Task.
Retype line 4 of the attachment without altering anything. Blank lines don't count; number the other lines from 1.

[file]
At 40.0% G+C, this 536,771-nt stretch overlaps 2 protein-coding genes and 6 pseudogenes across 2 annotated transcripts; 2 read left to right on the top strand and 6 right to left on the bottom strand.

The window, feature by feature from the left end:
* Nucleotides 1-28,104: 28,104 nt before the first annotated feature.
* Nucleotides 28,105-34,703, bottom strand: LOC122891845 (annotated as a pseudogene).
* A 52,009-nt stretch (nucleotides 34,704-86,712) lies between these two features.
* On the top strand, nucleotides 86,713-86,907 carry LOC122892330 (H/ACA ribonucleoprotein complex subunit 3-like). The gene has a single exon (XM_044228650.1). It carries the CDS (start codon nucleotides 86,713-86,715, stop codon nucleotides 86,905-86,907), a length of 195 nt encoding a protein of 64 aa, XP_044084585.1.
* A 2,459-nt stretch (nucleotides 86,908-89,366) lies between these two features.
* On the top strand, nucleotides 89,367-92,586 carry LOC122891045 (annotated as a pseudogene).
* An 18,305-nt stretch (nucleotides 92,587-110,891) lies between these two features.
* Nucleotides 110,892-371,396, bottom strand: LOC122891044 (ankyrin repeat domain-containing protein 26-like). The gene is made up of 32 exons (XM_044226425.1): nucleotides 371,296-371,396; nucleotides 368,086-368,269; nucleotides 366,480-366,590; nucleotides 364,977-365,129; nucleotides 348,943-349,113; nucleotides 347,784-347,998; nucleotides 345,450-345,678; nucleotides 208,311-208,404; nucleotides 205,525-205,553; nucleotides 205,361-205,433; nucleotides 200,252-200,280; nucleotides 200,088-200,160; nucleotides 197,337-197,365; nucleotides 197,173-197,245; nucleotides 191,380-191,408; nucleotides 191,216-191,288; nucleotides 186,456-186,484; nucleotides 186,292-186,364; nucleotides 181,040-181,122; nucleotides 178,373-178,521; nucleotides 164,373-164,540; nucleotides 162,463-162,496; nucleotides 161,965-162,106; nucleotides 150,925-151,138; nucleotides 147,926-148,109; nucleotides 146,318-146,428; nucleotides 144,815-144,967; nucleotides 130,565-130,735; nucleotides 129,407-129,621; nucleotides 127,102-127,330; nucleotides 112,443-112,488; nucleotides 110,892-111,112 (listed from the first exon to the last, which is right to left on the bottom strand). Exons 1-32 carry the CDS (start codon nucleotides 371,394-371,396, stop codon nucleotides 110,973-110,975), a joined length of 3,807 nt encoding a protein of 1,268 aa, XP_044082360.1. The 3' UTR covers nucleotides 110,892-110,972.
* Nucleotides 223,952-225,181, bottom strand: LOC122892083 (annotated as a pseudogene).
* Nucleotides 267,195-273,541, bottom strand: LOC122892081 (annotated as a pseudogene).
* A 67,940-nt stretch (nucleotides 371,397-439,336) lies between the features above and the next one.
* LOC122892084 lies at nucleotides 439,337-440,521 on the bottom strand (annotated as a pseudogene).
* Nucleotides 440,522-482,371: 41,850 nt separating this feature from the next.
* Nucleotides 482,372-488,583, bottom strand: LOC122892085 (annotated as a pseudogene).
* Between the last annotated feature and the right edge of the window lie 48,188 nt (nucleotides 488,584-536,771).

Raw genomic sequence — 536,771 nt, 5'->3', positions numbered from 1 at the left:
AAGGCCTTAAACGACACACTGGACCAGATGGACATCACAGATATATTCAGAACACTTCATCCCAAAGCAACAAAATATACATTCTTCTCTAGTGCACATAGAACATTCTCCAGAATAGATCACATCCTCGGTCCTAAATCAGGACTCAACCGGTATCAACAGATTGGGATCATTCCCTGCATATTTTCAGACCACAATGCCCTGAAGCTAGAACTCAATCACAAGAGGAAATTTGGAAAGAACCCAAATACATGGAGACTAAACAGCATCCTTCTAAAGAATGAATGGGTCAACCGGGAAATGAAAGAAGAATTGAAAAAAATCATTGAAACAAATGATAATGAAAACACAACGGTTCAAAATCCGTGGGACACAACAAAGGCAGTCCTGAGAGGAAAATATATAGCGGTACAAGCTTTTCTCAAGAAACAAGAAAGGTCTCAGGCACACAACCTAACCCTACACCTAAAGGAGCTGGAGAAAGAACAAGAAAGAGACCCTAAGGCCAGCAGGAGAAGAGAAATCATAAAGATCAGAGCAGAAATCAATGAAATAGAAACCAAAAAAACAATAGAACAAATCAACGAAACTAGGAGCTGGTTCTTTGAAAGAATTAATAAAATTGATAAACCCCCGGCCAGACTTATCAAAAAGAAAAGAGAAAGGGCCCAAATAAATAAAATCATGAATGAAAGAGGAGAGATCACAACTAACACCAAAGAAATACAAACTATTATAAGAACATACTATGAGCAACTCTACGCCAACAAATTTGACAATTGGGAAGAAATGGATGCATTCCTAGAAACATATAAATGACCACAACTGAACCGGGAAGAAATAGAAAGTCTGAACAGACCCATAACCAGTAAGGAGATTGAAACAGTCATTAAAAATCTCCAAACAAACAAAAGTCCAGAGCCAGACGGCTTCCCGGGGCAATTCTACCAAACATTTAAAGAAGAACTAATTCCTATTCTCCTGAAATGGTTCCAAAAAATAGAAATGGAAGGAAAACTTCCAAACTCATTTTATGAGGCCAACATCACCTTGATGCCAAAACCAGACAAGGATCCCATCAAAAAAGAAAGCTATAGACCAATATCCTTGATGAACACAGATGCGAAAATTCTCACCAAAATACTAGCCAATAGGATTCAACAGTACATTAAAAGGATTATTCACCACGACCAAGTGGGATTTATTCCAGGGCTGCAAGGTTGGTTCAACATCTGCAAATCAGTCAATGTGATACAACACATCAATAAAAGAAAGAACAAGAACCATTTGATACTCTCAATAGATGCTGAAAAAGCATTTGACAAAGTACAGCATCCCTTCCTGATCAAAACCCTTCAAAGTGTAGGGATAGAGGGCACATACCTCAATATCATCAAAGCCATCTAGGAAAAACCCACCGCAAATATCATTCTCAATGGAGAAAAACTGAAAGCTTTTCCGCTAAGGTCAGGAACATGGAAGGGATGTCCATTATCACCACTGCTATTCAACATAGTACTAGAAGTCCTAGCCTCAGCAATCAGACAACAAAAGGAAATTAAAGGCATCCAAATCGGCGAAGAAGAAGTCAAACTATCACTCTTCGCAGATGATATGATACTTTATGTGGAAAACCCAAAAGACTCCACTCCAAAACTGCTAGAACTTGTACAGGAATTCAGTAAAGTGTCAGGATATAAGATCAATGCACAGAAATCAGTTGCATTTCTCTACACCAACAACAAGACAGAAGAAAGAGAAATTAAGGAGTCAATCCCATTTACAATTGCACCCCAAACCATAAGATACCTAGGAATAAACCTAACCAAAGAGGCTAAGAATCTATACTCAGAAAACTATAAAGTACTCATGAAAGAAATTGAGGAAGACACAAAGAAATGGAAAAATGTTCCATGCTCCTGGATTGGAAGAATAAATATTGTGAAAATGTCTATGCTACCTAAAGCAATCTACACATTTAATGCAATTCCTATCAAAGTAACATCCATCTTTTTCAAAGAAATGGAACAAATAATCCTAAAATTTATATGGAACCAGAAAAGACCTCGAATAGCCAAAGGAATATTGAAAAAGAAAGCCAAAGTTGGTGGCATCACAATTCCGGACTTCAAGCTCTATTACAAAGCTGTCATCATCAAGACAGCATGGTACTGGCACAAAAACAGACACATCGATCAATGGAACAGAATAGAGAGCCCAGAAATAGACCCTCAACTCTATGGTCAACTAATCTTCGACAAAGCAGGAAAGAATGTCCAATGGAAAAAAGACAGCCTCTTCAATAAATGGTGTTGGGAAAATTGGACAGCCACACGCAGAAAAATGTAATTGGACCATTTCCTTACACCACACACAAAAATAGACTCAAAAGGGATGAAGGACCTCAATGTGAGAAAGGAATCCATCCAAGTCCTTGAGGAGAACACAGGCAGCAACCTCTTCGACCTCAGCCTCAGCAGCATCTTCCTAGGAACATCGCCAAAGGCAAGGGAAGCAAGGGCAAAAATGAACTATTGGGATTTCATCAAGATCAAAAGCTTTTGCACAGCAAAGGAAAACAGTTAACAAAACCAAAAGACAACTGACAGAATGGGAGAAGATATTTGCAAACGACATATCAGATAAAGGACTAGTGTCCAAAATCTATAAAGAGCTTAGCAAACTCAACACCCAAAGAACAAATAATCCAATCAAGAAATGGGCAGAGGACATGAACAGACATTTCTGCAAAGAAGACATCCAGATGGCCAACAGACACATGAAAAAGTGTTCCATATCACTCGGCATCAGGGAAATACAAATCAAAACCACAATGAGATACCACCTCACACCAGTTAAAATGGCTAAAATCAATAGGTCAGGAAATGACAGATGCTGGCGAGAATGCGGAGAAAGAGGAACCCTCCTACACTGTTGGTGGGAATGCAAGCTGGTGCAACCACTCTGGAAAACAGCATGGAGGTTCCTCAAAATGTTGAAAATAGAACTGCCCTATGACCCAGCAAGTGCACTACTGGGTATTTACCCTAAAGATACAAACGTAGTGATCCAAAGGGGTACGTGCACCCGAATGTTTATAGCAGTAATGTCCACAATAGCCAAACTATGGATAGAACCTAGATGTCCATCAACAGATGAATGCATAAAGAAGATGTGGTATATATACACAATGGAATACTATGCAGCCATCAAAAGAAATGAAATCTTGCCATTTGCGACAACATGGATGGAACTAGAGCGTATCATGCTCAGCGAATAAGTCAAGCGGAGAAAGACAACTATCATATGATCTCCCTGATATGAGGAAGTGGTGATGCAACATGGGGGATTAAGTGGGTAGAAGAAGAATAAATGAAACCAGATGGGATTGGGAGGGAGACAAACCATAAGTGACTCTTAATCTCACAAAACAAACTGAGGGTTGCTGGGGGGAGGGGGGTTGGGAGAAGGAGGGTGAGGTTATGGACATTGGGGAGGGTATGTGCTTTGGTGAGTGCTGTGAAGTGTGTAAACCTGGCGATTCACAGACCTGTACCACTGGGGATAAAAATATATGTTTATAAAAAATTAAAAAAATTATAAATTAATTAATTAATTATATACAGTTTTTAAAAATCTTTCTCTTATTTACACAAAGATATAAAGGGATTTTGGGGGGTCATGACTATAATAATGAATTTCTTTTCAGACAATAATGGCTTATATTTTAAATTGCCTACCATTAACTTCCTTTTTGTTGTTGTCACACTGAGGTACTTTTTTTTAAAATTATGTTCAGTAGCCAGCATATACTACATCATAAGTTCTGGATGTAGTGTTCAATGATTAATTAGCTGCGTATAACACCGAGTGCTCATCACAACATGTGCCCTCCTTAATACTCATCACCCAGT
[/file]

* Nucleotides 28,105-34,703, bottom strand: LOC122891845 (annotated as a pseudogene).